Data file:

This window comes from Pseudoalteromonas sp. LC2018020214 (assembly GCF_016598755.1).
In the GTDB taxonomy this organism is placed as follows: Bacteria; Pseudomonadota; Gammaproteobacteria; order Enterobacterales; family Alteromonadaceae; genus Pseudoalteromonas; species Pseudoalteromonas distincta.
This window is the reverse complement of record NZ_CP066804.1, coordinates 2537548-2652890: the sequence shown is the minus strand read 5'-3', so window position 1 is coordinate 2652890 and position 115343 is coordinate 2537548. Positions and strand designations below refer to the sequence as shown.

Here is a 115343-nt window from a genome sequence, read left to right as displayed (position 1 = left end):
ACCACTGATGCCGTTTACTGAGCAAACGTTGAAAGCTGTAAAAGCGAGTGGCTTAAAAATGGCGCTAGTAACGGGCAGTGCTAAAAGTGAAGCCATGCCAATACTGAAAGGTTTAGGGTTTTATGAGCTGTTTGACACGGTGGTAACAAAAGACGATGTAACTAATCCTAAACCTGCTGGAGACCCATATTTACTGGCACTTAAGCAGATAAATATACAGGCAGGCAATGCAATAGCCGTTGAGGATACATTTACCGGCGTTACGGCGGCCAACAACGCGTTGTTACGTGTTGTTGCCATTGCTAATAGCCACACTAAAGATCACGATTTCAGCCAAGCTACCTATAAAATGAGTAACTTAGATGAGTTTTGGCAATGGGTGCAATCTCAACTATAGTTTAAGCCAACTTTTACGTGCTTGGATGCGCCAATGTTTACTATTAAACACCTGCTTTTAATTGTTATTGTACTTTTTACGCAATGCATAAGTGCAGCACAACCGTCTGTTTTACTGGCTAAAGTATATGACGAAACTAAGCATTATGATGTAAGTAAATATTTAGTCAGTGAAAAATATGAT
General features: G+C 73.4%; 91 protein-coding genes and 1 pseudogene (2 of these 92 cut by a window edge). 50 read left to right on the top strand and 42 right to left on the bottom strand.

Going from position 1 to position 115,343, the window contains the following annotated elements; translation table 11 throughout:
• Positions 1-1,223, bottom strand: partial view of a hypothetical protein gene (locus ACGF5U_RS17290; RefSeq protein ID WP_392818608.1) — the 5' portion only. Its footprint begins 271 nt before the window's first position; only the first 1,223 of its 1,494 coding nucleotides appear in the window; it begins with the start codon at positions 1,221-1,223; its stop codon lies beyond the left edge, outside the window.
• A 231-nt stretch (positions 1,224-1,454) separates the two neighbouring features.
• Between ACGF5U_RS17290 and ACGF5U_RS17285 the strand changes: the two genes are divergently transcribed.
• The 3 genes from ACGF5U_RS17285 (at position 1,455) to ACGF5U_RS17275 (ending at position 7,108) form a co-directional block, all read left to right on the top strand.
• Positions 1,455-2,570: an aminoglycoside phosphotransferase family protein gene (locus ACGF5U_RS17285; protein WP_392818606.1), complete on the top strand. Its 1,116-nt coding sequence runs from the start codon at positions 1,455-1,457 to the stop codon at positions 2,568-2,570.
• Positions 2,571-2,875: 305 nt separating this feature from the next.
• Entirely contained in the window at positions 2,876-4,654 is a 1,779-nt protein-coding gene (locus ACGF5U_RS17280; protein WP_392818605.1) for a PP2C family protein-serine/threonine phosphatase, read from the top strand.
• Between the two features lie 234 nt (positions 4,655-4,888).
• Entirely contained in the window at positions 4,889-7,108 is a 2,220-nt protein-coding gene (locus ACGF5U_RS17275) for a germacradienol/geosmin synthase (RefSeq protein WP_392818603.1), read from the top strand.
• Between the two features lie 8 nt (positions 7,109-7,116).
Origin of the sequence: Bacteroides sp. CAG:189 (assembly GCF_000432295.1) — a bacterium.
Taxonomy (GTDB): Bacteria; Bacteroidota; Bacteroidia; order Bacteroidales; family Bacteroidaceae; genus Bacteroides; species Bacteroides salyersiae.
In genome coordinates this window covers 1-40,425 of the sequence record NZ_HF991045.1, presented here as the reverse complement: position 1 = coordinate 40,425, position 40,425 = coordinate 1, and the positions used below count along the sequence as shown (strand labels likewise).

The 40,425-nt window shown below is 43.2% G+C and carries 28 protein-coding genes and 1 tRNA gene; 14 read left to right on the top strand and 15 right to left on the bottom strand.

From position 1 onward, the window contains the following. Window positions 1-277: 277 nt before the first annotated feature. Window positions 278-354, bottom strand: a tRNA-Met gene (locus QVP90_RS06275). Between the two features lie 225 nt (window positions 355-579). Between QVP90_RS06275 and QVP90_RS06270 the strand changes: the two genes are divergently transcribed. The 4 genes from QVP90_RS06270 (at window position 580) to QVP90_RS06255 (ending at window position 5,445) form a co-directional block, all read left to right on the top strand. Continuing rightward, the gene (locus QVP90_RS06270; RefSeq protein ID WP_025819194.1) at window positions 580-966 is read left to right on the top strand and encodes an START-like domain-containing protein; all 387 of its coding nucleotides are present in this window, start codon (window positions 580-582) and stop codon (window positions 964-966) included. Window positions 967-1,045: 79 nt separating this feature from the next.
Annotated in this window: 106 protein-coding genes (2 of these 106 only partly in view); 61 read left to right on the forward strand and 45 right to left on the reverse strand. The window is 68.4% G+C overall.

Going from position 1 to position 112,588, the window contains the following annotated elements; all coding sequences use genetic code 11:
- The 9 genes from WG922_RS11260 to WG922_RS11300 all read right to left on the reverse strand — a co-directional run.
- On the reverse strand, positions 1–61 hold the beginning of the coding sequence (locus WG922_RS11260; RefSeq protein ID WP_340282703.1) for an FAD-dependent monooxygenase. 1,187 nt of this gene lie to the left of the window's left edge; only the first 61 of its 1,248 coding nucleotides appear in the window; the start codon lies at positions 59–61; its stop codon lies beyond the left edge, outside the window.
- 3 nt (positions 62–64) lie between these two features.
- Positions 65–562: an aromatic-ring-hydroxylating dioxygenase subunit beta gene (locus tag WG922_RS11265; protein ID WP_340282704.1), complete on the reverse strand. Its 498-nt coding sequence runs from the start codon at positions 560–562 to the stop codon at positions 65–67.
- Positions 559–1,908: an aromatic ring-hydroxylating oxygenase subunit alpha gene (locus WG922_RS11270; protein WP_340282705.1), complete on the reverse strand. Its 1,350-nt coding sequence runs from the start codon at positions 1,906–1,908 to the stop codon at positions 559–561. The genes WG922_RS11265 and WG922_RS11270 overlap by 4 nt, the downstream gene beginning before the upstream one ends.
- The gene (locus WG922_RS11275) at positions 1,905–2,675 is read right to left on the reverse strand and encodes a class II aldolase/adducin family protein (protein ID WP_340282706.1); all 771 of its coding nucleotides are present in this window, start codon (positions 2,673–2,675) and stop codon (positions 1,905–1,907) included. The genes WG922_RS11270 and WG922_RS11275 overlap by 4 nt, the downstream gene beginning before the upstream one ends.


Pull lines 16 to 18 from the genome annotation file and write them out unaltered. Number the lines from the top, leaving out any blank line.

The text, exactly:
• Entirely contained in the window at positions 4,889-7,108 is a 2,220-nt protein-coding gene (locus ACGF5U_RS17275) for a germacradienol/geosmin synthase (RefSeq protein WP_392818603.1), read from the top strand.
• Between the two features lie 8 nt (positions 7,109-7,116).
Origin of the sequence: Bacteroides sp. CAG:189 (assembly GCF_000432295.1) — a bacterium.